2 Samuel 16: Wisdom and Folly

When we read chapter 16, we see the fall of David even further, the focus now being on the house of Saul cursing David – from Ziba the servant of Saul, deceiving David that Mephibosheth the son of Saul had slandered the root of Jesse (v.1-4), to Shimei who is a loyal man of the family of Saul (v.5), stoning David and his mighty men as mentioned in chapter 15.  Yet, note his ironic words:

(8) The LORD has avenged on you all the blood of the house of Saul, in whose place you have reigned, and the LORD has given the kingdom into the hand of your son Absalom. See, your evil is on you, for you are a man of blood.”

And these words sum up the purpose of the LORD in portraying David as the rejected king – finally fulfilling what he had always been.  The one rejected when Saul was elected (by men); the one rejected when no one else stood up for Israel.  His enthronement is almost as speedy as his dethronement (from 2 Samuel 5 to 2 Samuel 14), almost as if to confirm that he is but a shadow of the One whose kingdom is eternal (2 Samuel 7:11 – the LORD speaking through Nathan of the Father and the Son working together for David’s house; v.12 shows that the sonship of the eternal Anointed and Chosen Son of God is confirmed through His ascension, though already confirmed preceding the creation of the world in John 17).  What we finally find here, is a consolidation of all that rejection onto the man David – although he was the anointed one chosen by the LORD (1 Samuel 16).  It is here that we must stop and perceive that this is the Father’s plan, for the Chosen and Anointed Son to be rejected in his life, and in his exile, though this rejection is but to last until chapter 19 upon David’s return and an entire reversal of the events of chapter 16.  His election therefore culminates in his death as rejected sinner; so our election in Christ culminates in our baptism into His death, but also resurrection into His life (Colossians 2:12).  Note also David’s response, which is very different from his response to Nabal whom was interceded by Abigail his wife and mediator between her foolish husband and David (1 Samuel 25:13-30).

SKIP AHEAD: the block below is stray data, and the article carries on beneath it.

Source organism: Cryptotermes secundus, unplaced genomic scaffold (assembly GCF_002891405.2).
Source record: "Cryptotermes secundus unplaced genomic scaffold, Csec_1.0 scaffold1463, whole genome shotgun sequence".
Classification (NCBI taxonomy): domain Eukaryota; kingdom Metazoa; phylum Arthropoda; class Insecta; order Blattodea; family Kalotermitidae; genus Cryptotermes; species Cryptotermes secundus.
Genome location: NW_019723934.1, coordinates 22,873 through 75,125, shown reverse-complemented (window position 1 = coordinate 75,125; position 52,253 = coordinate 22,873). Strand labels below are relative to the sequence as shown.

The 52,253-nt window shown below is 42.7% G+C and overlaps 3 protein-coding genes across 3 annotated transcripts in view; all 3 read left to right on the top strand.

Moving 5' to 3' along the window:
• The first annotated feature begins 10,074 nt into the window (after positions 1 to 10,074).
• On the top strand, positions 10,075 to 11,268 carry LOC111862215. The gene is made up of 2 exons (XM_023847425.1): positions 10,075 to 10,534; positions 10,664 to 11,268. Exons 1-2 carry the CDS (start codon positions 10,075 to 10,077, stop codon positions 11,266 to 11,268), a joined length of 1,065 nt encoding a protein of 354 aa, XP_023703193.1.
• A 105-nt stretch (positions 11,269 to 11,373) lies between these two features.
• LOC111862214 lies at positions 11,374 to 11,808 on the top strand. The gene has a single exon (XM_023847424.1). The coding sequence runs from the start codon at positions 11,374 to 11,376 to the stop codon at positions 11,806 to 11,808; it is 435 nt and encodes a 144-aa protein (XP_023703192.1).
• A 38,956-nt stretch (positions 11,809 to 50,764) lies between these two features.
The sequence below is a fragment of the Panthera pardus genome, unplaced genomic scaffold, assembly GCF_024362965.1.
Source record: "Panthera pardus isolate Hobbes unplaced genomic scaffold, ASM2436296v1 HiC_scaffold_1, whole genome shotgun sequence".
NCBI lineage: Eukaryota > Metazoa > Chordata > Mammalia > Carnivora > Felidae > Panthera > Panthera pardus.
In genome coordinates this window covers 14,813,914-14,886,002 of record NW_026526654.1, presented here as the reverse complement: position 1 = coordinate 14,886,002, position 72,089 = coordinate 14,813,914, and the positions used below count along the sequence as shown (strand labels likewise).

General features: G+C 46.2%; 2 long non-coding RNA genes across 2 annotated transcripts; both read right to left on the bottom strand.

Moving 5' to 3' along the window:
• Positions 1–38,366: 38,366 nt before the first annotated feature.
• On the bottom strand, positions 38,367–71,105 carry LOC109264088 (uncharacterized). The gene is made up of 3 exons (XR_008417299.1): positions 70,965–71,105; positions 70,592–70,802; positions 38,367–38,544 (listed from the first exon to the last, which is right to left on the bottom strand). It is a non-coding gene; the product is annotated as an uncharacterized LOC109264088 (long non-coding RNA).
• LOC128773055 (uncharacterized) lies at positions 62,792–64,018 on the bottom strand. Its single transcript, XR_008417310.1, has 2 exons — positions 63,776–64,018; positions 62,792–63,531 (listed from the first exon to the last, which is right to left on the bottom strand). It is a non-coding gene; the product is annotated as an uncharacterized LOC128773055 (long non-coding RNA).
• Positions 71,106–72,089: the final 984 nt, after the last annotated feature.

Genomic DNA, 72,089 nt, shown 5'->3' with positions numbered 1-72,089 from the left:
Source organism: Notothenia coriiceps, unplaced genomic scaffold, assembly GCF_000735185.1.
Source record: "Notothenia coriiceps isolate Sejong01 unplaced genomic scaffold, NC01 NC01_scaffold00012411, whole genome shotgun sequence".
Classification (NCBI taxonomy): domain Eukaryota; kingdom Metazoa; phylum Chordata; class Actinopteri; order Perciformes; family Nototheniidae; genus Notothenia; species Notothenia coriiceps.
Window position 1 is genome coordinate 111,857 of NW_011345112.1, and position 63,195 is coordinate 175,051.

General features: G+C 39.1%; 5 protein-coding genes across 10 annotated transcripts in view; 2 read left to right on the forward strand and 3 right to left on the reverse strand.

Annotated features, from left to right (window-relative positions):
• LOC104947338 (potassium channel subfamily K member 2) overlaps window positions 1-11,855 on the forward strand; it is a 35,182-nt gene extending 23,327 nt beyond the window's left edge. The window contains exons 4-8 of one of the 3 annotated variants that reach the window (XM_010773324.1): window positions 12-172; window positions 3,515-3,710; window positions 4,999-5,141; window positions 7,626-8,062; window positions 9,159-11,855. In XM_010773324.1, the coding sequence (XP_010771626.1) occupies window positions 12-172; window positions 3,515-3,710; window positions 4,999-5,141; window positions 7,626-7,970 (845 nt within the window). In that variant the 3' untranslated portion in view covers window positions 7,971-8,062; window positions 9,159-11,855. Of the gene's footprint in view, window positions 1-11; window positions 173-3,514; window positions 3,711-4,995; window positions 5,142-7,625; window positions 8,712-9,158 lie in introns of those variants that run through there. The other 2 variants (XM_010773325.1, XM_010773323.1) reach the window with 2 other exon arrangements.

(10) But the king said, “What have I to do with you, you sons of Zeruiah? If he is cursing because the LORD has said to him, ‘Curse David,’ who then shall say, ‘Why have you done so?'” (11) And David said to Abishai and to all his servants, “Behold, my own son seeks my life; how much more now may this Benjaminite! Leave him alone, and let him curse, for the LORD has told him to. (12) It may be that the LORD will look on the wrong done to me, and that the LORD will repay me with good for his cursing today.”

Yet, in the midst of such rejection, we see the firstfruit of the LORD’s restoration to also happen through David and his friendships.  Note how Hushai the Archite has been three times referred to as David’s friend in v.16-17, so much that even Absalom calls him as such.  It is here that we must carefully read Hushai’s words in v.18 to Absalom – “

“No, for whom the LORD and this people and all the men of Israel have chosen, his I will be, and with him I will remain…”

Although Hushai goes on in v.19 to say that he shall serve Absalom, there is a twang of irony in v.18 in contrast to Absalom’s arrogance in chapter 15.  Where in the beginning of the previous chapter, Absalom had dreamed of being a just king and judge of Israel, here Hushai is mocking Absalom by sarcastically referring him as the one “whom the LORD and this people and all the men of Israel have chosen”; however, Hushai does not deny his friendship with David, though this friendship is the very reason why he believes David is the one whom the LORD has primarily chosen.  Hushai, like Ittai, and soon enough like Ziba, Mephibosheth and Shimei, are all ones who may utter these predictive words of Hushai.  “His I will be, and with him I will remain” (v.18b).

Mark this comparison with Absalom’s lack of friendship with a man like Hushai, let alone with the loyalty of the Israelites.  Note also the string of different tribes coming to David, though exiled, compared with Absalom who commanded only the loyalty of the fickle Israelites – though the chosen race, they have forsaken their elect purpose of looking to the Promised Seed.  Therefore, it surprises us not that Absalom relies on the counsel of the brother of folly, Ahithophel.  It is by the counsel of folly (Proverbs 9:13) that Absalom went in to his father’s concubines, the concubines who were to keep the house of David (2 Samuel 15:16).  This house of Christ is utterly raped from the inside out, to see the graphic extent of the Father’s rejection of Christ – all stemming from the words of folly, misinterpreted as the word of God.  By God’s grace, the death of Christ in his exile is not to remain forever, but that he should resurrect on the third day just as David is to be restored in the pattern of Christ’s re-birth.

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2 Samuel 16: Wisdom and Folly

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